Computer Thefts Expose Over 45,000 Patients’ Personal Data

Three recent burglaries at medical facilities exposed 47,686 patients’ personal information, ranging from their names and years of service to their Social Security numbers, driver’s license numbers and diagnosis information.

South Carolina’s Self Regional Healthcare recently announced that an unencrypted laptop was stolen during a burglary at one of its facilities on May 25, 2014 (h/t Becker’s Hospital Review).

Fox Carolina reports that the laptop held 38,906 patients’ names, Social Security numbers, driver’s license numbers, physician names, insurance policy numbers, patient account numbers, service dates, diagnosis/procedure information, payment card information and financial account information.

When two people involved in the theft were arrested, one of them told police that he threw the laptop into a lake — though divers were later unable to find the laptop.

“We retained third party computer forensic experts to assist with the investigation of this incident, even though the intruders admitted their actions to law enforcement and claimed never to have accessed the laptop,” Self Regional Healthcare president and CEO Jim Pfeiffer said in a statement. “Because we do not have the laptop in our possession, Self Regional must assume there is a possibility that someone may have accessed certain patients’ protected health information.”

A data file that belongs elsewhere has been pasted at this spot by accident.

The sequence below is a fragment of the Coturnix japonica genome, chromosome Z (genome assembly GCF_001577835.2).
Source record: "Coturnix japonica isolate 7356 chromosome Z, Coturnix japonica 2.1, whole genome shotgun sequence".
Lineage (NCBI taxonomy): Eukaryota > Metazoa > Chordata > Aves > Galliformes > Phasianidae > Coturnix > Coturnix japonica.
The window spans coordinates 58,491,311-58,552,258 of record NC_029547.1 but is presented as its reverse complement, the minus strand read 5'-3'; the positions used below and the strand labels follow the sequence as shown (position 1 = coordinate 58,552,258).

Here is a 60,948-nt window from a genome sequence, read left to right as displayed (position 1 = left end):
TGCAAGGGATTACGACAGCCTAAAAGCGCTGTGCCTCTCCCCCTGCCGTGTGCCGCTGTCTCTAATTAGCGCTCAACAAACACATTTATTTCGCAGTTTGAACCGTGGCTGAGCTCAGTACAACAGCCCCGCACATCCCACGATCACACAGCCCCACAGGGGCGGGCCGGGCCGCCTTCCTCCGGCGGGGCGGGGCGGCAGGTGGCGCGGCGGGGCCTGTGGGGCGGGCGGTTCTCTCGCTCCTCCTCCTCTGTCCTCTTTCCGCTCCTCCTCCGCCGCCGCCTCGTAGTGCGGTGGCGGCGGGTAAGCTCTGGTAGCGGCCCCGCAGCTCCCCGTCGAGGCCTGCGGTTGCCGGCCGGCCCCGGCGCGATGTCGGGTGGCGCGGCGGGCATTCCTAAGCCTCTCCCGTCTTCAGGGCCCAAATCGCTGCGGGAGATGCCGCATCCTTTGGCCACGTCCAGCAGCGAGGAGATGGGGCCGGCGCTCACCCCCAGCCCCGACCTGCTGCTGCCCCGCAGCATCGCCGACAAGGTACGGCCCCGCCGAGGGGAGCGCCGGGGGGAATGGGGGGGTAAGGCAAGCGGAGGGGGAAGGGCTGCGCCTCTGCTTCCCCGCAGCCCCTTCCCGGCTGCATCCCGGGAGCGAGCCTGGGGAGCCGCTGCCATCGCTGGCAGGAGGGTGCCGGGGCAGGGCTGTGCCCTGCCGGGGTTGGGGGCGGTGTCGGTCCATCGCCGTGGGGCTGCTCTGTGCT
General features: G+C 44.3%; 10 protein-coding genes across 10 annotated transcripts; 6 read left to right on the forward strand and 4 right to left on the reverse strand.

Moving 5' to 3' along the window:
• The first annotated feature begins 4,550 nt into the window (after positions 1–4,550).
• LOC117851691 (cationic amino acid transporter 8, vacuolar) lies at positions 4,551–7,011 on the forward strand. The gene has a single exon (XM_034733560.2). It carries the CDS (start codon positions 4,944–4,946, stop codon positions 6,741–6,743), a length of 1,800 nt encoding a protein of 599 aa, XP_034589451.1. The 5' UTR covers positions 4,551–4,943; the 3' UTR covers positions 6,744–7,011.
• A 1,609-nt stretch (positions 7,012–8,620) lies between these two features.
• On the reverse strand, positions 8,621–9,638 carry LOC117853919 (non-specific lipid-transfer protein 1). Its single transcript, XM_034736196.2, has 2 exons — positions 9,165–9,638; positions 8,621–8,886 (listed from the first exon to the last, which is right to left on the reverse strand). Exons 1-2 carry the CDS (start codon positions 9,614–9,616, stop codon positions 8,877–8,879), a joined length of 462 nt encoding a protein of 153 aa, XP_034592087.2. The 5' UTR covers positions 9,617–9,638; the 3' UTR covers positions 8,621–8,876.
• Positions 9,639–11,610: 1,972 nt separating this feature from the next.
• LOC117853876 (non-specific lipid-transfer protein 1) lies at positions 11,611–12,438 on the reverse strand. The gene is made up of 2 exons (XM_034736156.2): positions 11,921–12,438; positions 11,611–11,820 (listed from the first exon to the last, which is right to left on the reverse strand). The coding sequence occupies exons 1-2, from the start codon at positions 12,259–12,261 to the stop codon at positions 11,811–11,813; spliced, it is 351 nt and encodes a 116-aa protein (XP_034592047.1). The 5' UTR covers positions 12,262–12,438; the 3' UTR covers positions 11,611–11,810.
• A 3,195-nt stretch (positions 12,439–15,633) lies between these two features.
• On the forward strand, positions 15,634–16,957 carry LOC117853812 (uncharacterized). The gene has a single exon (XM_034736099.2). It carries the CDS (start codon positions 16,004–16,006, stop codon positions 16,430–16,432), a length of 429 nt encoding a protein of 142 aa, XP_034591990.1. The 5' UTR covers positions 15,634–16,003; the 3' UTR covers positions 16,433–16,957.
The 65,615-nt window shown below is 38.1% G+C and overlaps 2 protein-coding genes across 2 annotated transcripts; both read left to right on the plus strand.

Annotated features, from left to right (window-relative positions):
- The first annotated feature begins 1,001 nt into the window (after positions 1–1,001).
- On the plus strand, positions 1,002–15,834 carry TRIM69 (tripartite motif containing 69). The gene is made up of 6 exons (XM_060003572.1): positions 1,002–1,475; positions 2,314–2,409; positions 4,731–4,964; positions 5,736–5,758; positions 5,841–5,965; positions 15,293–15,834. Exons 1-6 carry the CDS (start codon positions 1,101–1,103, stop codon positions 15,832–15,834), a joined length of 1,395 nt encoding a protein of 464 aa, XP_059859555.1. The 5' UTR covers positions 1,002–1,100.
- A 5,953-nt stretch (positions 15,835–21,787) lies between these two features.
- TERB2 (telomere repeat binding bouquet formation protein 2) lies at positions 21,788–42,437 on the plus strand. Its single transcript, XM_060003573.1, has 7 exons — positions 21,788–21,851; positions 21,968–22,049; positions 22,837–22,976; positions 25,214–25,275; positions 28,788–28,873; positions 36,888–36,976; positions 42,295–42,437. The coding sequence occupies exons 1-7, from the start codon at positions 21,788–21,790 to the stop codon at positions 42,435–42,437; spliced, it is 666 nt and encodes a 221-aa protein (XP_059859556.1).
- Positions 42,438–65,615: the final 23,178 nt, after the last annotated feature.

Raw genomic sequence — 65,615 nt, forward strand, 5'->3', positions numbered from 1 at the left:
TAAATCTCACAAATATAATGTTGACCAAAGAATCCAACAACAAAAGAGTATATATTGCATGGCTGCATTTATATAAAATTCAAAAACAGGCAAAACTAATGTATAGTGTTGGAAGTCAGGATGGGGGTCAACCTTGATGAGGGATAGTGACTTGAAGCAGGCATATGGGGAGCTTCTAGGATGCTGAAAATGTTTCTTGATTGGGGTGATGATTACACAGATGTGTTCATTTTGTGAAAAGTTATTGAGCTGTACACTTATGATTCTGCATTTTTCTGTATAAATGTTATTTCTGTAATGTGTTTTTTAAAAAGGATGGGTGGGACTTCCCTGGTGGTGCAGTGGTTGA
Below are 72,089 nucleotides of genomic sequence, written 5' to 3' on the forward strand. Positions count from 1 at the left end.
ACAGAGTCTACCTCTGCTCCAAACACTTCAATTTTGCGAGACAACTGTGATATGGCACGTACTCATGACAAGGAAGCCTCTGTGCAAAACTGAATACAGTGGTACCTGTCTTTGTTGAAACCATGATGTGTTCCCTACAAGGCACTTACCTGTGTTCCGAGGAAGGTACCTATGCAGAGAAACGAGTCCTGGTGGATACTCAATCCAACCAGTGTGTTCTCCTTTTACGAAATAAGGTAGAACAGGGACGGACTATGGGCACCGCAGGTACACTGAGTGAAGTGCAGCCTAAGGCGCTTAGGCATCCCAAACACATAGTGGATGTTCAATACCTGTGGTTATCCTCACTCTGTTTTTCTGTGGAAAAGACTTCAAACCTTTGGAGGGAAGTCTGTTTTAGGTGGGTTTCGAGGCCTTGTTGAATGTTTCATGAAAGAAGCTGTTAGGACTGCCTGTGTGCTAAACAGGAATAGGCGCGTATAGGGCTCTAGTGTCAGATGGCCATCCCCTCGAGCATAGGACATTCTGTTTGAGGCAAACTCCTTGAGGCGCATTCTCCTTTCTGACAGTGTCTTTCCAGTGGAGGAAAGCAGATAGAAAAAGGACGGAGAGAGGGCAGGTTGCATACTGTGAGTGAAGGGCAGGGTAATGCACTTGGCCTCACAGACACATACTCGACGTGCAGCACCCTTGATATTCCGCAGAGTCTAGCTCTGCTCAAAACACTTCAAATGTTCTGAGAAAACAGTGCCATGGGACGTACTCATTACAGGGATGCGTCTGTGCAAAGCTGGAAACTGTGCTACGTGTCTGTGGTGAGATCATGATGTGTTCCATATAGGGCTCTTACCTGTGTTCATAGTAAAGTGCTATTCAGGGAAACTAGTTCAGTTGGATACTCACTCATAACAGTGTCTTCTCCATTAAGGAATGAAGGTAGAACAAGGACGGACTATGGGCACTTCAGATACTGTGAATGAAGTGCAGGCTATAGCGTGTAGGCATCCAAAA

All affected patients are being offered one free year of access to Experian’s ProtectMyID Alert service.

California’s Bay Area Pain Medical Associatees recently began notifying 2,780 patients that their personal information may have been exposed when three desktop computers were stolen from its office on May 19, 2014.

While all medical records on the computers were encrypted, an unencrypted Excel spreadsheet on one of the computers held 2,780 patient names and years of service. No financial or medical information was contained in the spreadsheet.

“Please be assured that we have taken every step necessary to address the incident and have changed the security on that document,” the company said in a statement.

All affected patients are being offered free access to identity protection services from AllClear ID.

And Haley Chiropractic of Tacoma recently began notifying 6,000 patients that their personal information may have been exposed when three unencrypted computers were stolen from its clinic on May 10, 2014 (h/t

The computers held the affected patients’ names, addresses, birthdates, Social Security numbers and diagnosis information.

“Haley Chiropractic of Tacoma retained experts to assist in determining the risk to patients and to make recommendations to improve information management and security,” the clinic said in a statement. “The Clinic believes there is a low risk of misuse of patient information but any risk to our patients is unacceptable.”

As Lastline co-founder and CTO Giovanni Vigna recently told eSecurity Planet, breaches like these demonstrate how crucial it is to encrypt computers containing sensitive data.

“You can have all the security you want, but if somebody leaves their laptop unencrypted, someone can just pick it up and have full access to everything,” Vigna said.

Jeff Goldman
Jeff Goldman
Jeff Goldman is an eSecurity Planet contributor.

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